What causes prolapse?
The causes of any prolapse or hernia are multifactorial. Simply, the supporting tissue is unable to cope with the strains being placed upon them. In the case of genital or vaginal prolapse these causes can be divided into two groups. Factors that cause increased abdominal pressure are at risk of causing the pelvic floor to fail or be damaged. These commonly include
- Chronic chest problems causing chronic coughing
- Constipation or straining to defecate
- Work or lifestyle that requires heavy lifting or abdominal straining.
- Pelvic masses ie uterine fibroids or ovarian masses are rare but can occur.
The second common cause is a pelvic floor that is weak or damaged and is unable to effectively resist normal increases in abdominal pressure. Common causes of pelvic floor weakness include
- Neuropathy: the nerves supplying the muscles are damaged. Common causes of neuropathy to the pelvic floor include age and childbirth.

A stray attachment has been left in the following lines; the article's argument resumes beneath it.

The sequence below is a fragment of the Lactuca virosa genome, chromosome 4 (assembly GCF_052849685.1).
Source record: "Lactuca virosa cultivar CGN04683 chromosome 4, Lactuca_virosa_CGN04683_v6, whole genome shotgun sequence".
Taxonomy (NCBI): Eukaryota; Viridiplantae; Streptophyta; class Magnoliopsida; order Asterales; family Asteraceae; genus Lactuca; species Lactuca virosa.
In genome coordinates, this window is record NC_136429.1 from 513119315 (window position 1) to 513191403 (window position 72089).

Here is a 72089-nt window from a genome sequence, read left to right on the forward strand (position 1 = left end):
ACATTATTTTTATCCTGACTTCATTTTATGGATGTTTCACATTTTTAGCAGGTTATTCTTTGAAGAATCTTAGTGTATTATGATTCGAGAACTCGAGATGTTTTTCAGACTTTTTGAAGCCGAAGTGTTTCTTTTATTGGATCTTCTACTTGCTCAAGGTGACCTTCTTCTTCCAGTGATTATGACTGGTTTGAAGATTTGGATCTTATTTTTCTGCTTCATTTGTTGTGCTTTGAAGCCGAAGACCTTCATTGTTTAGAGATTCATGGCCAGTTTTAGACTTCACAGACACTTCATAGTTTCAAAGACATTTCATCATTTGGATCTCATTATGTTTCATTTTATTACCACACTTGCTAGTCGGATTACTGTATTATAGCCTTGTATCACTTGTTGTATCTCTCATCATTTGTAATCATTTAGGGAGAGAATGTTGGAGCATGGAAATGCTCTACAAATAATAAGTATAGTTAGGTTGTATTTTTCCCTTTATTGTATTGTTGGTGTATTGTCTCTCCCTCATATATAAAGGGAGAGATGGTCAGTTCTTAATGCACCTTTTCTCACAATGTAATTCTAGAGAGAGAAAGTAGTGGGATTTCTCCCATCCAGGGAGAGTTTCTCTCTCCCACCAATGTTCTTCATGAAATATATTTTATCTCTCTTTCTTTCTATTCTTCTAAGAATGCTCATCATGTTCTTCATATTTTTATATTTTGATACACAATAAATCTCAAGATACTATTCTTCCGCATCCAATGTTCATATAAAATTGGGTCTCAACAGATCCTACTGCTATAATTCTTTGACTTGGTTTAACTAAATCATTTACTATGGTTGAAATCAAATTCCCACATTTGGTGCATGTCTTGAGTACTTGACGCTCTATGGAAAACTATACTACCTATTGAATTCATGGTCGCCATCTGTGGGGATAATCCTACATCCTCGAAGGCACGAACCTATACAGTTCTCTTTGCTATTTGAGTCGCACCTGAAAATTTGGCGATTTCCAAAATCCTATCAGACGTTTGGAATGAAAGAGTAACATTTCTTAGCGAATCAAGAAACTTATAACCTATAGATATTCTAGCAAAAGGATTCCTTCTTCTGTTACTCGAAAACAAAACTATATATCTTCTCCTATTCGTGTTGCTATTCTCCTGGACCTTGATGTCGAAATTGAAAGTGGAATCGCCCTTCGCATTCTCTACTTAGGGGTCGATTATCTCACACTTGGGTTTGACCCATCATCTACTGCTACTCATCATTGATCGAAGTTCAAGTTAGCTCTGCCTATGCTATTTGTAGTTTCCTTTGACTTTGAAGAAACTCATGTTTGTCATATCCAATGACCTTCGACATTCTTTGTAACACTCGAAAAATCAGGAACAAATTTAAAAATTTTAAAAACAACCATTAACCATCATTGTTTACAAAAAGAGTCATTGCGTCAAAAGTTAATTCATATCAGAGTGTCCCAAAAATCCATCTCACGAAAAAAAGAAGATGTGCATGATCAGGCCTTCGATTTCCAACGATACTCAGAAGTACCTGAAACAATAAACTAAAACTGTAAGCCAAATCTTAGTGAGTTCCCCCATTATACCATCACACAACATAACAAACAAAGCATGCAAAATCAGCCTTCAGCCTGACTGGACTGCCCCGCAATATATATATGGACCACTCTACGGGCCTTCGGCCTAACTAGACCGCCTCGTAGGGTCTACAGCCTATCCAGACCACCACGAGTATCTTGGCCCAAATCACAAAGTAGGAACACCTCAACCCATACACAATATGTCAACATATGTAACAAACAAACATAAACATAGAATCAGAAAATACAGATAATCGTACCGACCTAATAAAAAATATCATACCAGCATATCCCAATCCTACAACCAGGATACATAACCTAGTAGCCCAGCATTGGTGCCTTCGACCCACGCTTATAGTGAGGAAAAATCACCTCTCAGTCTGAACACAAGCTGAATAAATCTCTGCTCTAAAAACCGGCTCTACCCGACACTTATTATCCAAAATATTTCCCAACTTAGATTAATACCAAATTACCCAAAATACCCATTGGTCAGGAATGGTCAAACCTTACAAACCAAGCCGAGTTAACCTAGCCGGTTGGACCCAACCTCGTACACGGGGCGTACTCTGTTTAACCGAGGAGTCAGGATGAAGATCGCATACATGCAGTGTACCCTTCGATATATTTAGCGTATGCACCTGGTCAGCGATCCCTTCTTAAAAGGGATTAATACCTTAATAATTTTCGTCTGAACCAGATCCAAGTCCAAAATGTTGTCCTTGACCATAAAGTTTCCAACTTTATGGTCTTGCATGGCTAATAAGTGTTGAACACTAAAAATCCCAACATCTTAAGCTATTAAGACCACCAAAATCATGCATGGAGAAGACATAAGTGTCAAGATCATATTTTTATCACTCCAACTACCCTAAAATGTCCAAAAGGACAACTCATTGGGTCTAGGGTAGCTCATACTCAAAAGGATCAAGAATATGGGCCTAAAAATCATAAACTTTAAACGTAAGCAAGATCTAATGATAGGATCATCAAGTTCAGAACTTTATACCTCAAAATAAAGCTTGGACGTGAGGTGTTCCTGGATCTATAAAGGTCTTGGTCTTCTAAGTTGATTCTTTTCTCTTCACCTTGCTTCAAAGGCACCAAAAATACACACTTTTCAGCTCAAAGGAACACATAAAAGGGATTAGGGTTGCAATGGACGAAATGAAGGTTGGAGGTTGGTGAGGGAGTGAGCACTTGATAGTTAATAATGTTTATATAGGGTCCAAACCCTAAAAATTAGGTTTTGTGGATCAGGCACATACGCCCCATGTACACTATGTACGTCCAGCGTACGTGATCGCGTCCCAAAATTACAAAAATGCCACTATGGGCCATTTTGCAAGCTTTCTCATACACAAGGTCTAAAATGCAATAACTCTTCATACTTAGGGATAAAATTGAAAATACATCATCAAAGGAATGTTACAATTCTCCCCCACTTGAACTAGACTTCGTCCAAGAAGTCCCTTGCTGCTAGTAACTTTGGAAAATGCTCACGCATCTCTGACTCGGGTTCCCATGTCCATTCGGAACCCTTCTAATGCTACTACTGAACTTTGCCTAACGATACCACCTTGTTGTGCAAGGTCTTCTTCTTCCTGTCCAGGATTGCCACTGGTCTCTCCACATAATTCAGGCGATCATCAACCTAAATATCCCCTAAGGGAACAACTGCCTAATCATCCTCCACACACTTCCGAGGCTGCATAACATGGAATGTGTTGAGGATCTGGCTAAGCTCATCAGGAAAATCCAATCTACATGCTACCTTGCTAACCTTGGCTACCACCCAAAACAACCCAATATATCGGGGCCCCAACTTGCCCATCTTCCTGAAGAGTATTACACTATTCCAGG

- Tears or traumatized muscle or floors.
- Inherited weakness of pelvic floor collagen, fascia or muscle.
- Postmenopausal women are at increased risk and oestrogen deficiency may be a risk factor.
A final increasingly common cause of prolapse is as a result of the vaginal axis or orientation being altered. Examples of this include:
- After a colposuspension, where the front wall of the vagina is resupported, this may result in increased pressure of the back wall causing prolapse at these sites in 10-15% of women at a latter date.
- After a sacrospinous fixation. Here the vaginal axis is lengthened and moved posteriorly and on this occasion this may result in increased tendency for prolapse of the front wall (cystocele).
- A deficient perineum may cause an increased risk of prolapse as the support offered to the upper vagina and bladder by the perineum is lost. The commonest cause of perineal deficiency is vaginal childbirth and episiotomy repair.